On day 4, we packed up and headed south for St. Andrews for another four hour bus ride to the Old Course Hotel in St. Andrews and yes, another pit stop in Pitlochry.  The Old Course Hotel is the home of the Old Course at St. Andrews and you might instantly compare it to the Pebble Beach lodge home of the Pebble Beach Golf Club.  For me, the comparison ends there as the Old Course Hotel demonstrated a consistent, customer-oriented experience completely focused on golf and the logistics and infrastructure required for a great stay.   We would be able to unpack our stuff in these sumptuous rooms and not worry about a thing–the breakfast room at the Old Course is first rate and the best I have experienced on the road.

On Thursday, we descended on Kingsbarnes Golf Club for a late tee time that would take us to 8 PM with plenty of brightness to spare. The course was in wonderful condition with well manicured fairways and a very attractive layout whereby you would be able to use  all the clubs in your bag. Kingsbarnes was a delight to play with any number of challenging holes but did not require the precision of playing a course like Dornoch. It would be a false statement to state that it was an easy course, because you had to place your shots in the right places to have the scoring opportunities. It just seemed that there was more visibility to what you needed to do without the feeling of grinding through negative thoughts. It was all in front of you to execute.


The most difficult hole in my view was the par 3, 15th, which can be described as wicked and extremely intimidating. The hole is a par 3 of 180 yards, where the ball simply has to be in a straight line or slightly center left.  Any shot that deviates from this line could be potentially “dead.”  The left side of the hole is completely sculpted by trees so any shot that is pulled off the tee is gone. The right side of the hole is the ocean from tee to green so any shot that fades will also be completely dead as the hole lengthens to the right and so a faded shot would have to carry 200 yards to hit the green and could bounce further right into the ocean. The hole gives you a sniff memory of Cypress 16 for the intimidation factor although Cypress is a sterner challenge having to carry the ocean straightaway.  It’s a fair hole but really difficult into the wind. The 18th hole is a great finishing hole especially if it’s downwind as you get to play over the burn onto the green. The burn is very much in play and it was a pleasure to hit this green in regulation and leave with a pleasant memory of a very well designed course.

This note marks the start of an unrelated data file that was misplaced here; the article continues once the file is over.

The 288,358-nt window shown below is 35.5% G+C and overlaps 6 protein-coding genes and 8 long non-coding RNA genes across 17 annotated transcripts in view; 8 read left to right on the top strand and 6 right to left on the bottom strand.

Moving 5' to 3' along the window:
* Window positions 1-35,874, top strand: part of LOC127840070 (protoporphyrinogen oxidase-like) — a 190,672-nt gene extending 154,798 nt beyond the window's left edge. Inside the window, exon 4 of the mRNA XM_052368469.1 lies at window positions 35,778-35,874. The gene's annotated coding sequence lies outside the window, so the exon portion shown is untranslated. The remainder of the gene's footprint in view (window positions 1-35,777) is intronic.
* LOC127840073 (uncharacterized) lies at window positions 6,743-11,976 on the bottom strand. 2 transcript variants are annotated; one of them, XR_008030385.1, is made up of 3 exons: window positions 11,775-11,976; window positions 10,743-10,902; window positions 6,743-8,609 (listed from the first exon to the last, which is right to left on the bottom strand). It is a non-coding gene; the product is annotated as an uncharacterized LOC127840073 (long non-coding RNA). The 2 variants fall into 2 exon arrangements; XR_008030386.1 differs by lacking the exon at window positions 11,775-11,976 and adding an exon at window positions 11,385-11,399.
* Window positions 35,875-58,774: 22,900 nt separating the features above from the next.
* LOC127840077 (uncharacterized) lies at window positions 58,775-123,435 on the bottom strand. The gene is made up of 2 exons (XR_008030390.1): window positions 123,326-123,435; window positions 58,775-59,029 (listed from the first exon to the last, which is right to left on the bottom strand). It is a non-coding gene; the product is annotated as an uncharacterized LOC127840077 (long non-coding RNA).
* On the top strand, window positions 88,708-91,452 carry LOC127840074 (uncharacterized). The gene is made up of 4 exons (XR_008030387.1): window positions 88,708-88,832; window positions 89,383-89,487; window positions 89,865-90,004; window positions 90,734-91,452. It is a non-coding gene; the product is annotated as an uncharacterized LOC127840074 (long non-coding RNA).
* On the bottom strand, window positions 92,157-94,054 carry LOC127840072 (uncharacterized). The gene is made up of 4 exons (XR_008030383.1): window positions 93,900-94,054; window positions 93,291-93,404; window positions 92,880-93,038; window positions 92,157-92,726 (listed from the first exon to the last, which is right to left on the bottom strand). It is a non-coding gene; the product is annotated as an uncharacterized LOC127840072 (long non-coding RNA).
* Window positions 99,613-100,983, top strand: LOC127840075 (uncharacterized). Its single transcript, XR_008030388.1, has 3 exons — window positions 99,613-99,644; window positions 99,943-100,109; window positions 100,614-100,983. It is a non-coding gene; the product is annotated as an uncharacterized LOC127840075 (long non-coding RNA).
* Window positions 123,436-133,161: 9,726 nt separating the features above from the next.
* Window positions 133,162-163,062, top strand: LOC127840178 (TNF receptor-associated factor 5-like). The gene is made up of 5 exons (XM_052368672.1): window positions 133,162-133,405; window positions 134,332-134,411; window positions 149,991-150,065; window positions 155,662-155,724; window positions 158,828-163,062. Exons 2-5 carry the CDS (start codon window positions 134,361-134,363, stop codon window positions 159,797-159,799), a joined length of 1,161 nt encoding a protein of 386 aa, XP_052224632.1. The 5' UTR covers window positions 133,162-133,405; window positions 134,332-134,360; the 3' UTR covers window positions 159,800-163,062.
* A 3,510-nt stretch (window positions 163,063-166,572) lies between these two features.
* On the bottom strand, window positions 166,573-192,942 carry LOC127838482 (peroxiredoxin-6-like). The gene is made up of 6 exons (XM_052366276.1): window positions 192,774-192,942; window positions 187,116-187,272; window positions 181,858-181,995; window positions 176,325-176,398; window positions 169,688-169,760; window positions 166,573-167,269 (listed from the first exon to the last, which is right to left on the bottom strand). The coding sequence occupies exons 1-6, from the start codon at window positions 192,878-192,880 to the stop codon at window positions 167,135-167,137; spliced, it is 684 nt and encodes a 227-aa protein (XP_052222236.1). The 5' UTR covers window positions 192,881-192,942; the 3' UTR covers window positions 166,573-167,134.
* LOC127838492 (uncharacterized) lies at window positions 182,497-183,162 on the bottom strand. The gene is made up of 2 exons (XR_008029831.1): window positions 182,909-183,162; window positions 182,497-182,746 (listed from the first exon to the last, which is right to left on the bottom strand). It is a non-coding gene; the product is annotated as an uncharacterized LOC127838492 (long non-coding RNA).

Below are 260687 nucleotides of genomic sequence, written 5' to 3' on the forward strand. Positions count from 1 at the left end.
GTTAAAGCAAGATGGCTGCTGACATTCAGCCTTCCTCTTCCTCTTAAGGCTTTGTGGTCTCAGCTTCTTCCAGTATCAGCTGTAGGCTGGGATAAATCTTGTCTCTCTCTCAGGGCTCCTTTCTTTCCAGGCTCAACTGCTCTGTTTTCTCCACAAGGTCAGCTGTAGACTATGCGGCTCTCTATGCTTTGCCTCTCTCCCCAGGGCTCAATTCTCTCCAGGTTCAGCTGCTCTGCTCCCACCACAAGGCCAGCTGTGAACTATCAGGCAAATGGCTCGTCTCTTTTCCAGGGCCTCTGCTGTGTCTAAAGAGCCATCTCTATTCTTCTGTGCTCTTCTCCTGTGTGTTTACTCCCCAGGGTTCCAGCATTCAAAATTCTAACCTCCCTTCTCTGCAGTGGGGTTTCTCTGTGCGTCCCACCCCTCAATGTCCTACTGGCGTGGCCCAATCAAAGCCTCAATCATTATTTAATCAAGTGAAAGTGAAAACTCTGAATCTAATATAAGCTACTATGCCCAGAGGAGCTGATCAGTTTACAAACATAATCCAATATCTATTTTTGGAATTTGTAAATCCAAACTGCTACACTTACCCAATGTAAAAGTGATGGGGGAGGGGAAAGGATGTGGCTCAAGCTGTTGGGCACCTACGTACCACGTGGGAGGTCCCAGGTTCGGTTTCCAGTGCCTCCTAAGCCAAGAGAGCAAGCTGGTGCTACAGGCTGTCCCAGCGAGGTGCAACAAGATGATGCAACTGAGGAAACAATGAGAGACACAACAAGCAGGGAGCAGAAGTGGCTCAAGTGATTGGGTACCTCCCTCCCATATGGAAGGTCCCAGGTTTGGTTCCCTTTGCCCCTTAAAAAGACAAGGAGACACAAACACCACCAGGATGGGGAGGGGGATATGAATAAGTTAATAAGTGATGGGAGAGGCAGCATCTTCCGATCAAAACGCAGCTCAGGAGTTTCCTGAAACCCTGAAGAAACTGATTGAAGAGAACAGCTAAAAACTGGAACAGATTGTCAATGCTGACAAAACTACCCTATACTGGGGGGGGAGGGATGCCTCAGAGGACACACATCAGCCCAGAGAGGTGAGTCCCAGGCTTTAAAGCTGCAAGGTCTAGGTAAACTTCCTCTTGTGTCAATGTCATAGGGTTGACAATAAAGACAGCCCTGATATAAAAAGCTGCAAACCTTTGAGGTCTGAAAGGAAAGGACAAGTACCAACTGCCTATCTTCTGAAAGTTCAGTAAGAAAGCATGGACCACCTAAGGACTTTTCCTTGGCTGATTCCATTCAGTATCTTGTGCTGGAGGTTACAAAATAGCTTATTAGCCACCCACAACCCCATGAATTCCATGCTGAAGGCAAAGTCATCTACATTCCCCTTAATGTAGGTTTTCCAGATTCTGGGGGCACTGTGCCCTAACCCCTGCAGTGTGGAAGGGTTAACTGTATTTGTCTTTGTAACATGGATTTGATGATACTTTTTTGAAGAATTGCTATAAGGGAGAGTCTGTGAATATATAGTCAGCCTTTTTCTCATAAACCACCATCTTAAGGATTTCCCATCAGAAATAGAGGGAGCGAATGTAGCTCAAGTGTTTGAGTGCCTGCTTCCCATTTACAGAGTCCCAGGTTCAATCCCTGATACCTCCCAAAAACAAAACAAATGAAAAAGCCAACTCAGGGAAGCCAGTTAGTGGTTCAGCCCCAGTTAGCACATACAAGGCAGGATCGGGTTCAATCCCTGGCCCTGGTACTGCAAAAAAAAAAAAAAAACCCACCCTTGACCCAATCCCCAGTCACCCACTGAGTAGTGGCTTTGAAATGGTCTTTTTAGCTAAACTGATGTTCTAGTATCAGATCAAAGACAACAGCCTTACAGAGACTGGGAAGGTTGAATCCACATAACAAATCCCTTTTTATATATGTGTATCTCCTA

The par 3th, 8th hole played for us at only 120 yards but the design of the hole is delightfully diabolical.  The green is large horizontally but not vertically.  The pin was placed on the left side of the hole whereby the green slopes severely from right to left.  The ideal shot is to hit the green at the point where the green slops such that the ball will release to the left towards the hole.  Our group managed to make a few birdies here as they hit the ball in the right place.  A less precise shot could hit the right side of the green and go through into some ugly rough making par a desperate possibility.

The Round at the Old Course

The next test would be the Old Course at St. Andrews. We turned up for our tee times at 2:30PM to find a welcoming starter infrastructure and local caddies that would prove to be outstanding during this round. There was only one small problem-the bright sunshine and pleasant temperatures were offset by a 25 mph wind with gusts up to 40 mph. Oh well, we’re here and we’re doing it so off we went. I always thought the first hole was easy–the widest fairway on the planet–over the greenside burn onto the green and an easy par. Easy? Not today! The first hole was right into the teeth of the wind and was probably playing 450 yards. My tee shot wasn’t particularly great and I would have no shot to the green. I ended up hitting a 7 iron from 110 yards to six feet–I ended up with that par but the grind was on. On the par 4, 4th hole, I had  had 150 yards left into the wind for what was 175 yard shot and knocked it to within 4 feet for an unlikely par.  However, my competitor in the match holed out with a wedge from 80 yards after nearly hitting his tee shot out of play for a birdie 3–such is the game of golf. We ended up making an easy par on the downwind par 3, 8th hole and I drove the 9th hole-all downwind.